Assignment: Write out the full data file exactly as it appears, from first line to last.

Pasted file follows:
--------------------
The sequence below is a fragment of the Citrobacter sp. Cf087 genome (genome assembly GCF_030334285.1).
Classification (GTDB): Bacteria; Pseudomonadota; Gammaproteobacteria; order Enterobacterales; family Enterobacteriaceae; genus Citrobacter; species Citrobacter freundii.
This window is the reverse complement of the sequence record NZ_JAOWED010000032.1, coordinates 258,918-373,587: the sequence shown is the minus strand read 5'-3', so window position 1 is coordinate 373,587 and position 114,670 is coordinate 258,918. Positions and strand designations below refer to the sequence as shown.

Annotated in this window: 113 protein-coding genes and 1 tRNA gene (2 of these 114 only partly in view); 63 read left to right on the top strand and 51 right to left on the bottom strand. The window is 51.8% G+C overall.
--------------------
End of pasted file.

The sequence below is a fragment of the Citrobacter sp. Cf087 genome (genome assembly GCF_030334285.1).
Classification (GTDB): Bacteria; Pseudomonadota; Gammaproteobacteria; order Enterobacterales; family Enterobacteriaceae; genus Citrobacter; species Citrobacter freundii.
This window is the reverse complement of the sequence record NZ_JAOWED010000032.1, coordinates 258,918-373,587: the sequence shown is the minus strand read 5'-3', so window position 1 is coordinate 373,587 and position 114,670 is coordinate 258,918. Positions and strand designations below refer to the sequence as shown.

Annotated in this window: 113 protein-coding genes and 1 tRNA gene (2 of these 114 only partly in view); 63 read left to right on the top strand and 51 right to left on the bottom strand. The window is 51.8% G+C overall.